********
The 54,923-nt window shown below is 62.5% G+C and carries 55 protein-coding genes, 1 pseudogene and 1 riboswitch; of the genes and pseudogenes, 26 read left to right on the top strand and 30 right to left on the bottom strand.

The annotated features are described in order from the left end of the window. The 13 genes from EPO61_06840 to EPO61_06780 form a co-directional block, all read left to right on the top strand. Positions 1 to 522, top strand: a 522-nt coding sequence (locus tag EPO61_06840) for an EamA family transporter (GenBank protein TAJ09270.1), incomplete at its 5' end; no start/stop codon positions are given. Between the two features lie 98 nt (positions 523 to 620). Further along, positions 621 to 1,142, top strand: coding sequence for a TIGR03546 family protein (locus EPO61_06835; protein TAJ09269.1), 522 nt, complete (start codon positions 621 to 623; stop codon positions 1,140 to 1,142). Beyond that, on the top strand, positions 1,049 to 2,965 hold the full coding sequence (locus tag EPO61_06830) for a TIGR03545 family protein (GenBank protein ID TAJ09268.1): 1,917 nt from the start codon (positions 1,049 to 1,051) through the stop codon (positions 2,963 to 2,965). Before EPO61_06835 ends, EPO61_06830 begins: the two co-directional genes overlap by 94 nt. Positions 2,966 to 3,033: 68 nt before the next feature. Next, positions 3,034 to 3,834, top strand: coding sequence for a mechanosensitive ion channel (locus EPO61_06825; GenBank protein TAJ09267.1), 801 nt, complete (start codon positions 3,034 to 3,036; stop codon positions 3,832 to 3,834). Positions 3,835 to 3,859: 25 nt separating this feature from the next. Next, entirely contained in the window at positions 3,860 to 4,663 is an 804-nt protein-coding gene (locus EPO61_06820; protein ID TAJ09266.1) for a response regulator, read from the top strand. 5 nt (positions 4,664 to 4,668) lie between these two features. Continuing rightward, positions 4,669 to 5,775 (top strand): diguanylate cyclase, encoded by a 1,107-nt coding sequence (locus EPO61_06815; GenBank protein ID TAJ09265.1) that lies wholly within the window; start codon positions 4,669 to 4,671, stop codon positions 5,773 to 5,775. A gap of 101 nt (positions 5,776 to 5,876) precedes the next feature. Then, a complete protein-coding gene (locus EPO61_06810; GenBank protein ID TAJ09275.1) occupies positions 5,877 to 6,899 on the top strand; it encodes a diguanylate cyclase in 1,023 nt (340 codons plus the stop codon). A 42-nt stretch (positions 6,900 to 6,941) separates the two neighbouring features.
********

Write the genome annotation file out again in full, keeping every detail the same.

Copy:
The 54,923-nt window shown below is 62.5% G+C and carries 55 protein-coding genes, 1 pseudogene and 1 riboswitch; of the genes and pseudogenes, 26 read left to right on the top strand and 30 right to left on the bottom strand.

The annotated features are described in order from the left end of the window. The 13 genes from EPO61_06840 to EPO61_06780 form a co-directional block, all read left to right on the top strand. Positions 1 to 522, top strand: a 522-nt coding sequence (locus tag EPO61_06840) for an EamA family transporter (GenBank protein TAJ09270.1), incomplete at its 5' end; no start/stop codon positions are given. Between the two features lie 98 nt (positions 523 to 620). Further along, positions 621 to 1,142, top strand: coding sequence for a TIGR03546 family protein (locus EPO61_06835; protein TAJ09269.1), 522 nt, complete (start codon positions 621 to 623; stop codon positions 1,140 to 1,142). Beyond that, on the top strand, positions 1,049 to 2,965 hold the full coding sequence (locus tag EPO61_06830) for a TIGR03545 family protein (GenBank protein ID TAJ09268.1): 1,917 nt from the start codon (positions 1,049 to 1,051) through the stop codon (positions 2,963 to 2,965). Before EPO61_06835 ends, EPO61_06830 begins: the two co-directional genes overlap by 94 nt. Positions 2,966 to 3,033: 68 nt before the next feature. Next, positions 3,034 to 3,834, top strand: coding sequence for a mechanosensitive ion channel (locus EPO61_06825; GenBank protein TAJ09267.1), 801 nt, complete (start codon positions 3,034 to 3,036; stop codon positions 3,832 to 3,834). Positions 3,835 to 3,859: 25 nt separating this feature from the next. Next, entirely contained in the window at positions 3,860 to 4,663 is an 804-nt protein-coding gene (locus EPO61_06820; protein ID TAJ09266.1) for a response regulator, read from the top strand. 5 nt (positions 4,664 to 4,668) lie between these two features. Continuing rightward, positions 4,669 to 5,775 (top strand): diguanylate cyclase, encoded by a 1,107-nt coding sequence (locus EPO61_06815; GenBank protein ID TAJ09265.1) that lies wholly within the window; start codon positions 4,669 to 4,671, stop codon positions 5,773 to 5,775. A gap of 101 nt (positions 5,776 to 5,876) precedes the next feature. Then, a complete protein-coding gene (locus EPO61_06810; GenBank protein ID TAJ09275.1) occupies positions 5,877 to 6,899 on the top strand; it encodes a diguanylate cyclase in 1,023 nt (340 codons plus the stop codon). A 42-nt stretch (positions 6,900 to 6,941) separates the two neighbouring features.